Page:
VINCENT MARZA has sparked new outrage among parents.
The Education councillor for the Valencian region apparently plans to push ahead with the controversial plurlingüismo plan to increase the amount of the Valenciana language spoken in schools despite strong opposition.
“He doesn’t care,” said Kristin Tennebø, a Norwegian mum of three who represents the Idiomas y Educacion campaign group. It comes after the regional court of justice temporarily suspended the scheme at the beginning of June, while the national Education Ministry has also waded in, referring to it as “a source of discrimination in the exercise of the right to education.”
Alicante Provincial Council has also offered its support and recently lodged an appeal with the regional authority. Under the proposed new rules, the number of classes taught in Spanish will gradually be reduced, although there are three different levels: Basic, intermediate and advanced – with schools required to choose one depending on their needs.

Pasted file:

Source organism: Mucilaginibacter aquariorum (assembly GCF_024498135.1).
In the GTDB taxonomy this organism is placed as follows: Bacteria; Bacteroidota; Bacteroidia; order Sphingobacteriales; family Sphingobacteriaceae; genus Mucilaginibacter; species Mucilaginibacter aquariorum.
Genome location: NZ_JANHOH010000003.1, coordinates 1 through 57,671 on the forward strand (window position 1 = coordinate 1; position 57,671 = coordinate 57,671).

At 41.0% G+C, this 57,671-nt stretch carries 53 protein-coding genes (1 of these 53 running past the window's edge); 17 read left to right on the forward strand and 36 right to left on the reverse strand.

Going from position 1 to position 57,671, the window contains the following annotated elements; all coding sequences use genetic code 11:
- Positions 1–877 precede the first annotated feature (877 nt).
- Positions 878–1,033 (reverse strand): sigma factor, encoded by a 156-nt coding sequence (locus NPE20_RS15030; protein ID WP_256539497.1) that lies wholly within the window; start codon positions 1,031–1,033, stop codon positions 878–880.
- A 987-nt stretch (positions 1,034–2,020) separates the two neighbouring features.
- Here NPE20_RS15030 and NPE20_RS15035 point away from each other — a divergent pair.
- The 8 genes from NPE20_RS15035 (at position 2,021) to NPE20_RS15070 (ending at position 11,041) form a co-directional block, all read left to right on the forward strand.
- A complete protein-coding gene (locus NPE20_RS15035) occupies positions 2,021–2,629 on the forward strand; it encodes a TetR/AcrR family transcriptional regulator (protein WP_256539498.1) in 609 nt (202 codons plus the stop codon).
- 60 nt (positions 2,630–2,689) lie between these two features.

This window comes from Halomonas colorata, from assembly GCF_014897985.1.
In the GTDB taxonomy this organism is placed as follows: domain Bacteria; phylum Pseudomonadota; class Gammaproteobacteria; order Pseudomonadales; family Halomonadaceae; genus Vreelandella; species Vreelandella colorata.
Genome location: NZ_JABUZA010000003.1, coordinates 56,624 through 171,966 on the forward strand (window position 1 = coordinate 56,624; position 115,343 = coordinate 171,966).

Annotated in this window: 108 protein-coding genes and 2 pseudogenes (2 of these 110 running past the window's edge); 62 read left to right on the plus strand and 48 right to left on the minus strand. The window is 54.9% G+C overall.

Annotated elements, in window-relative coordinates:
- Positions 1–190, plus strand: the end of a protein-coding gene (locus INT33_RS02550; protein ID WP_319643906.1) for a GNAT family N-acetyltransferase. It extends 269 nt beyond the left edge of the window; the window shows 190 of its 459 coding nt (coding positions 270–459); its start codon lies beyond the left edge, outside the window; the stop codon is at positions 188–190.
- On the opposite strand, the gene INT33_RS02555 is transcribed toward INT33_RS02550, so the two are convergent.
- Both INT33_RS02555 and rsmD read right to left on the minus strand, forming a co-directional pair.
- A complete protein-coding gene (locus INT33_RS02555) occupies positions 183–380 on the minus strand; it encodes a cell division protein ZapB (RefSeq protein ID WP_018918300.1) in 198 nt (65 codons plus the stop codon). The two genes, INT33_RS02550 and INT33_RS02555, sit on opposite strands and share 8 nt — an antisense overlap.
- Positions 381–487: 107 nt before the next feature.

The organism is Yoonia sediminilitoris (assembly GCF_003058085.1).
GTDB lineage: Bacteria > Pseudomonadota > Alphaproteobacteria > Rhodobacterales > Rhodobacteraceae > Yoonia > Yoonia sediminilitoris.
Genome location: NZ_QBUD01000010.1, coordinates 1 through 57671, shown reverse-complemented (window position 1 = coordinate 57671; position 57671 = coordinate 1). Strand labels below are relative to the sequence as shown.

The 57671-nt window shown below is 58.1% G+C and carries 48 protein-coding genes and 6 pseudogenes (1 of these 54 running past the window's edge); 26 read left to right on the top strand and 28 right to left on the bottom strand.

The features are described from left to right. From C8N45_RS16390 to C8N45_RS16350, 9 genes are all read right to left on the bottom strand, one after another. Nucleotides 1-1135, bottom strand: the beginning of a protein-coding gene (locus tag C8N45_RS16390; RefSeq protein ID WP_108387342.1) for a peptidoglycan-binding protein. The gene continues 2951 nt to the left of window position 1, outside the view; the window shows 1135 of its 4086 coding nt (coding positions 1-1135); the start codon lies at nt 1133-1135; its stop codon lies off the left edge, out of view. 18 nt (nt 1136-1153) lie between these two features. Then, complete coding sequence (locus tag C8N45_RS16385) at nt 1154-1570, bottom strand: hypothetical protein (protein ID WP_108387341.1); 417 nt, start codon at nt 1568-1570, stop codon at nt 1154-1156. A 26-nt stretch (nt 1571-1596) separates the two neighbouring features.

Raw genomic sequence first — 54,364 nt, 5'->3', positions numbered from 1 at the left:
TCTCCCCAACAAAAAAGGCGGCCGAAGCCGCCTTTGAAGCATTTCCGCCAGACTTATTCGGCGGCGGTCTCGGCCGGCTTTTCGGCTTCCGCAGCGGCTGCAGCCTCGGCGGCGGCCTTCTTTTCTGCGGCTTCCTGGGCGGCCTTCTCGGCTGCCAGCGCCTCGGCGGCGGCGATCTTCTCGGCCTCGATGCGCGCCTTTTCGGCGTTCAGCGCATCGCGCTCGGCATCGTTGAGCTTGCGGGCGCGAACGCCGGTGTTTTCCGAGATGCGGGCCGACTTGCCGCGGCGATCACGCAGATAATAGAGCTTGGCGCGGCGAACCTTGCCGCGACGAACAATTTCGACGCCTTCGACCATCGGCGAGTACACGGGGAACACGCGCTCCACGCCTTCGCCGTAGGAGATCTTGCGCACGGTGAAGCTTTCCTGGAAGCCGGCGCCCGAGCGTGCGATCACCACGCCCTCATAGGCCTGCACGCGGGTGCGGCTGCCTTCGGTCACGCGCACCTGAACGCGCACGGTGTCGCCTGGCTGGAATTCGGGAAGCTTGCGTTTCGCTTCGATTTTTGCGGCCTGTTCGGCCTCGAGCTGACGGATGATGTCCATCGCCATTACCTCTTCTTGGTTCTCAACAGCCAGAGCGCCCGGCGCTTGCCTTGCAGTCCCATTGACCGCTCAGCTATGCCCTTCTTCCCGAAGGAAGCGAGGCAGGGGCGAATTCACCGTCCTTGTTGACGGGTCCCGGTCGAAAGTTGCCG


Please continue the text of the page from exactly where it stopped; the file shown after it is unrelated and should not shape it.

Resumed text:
At basic level Spanish remains the standard language, at intermediate there is supposed to be an even split between Spanish and Valenciana, while at advanced the latter becomes the principle language.
As reported in the Euro Weekly News issue 1663, outraged parents claim that not all schools have been given an option, with many having the advanced level “forced” onto them.
For more information visit www.idiomasyeducacion.es.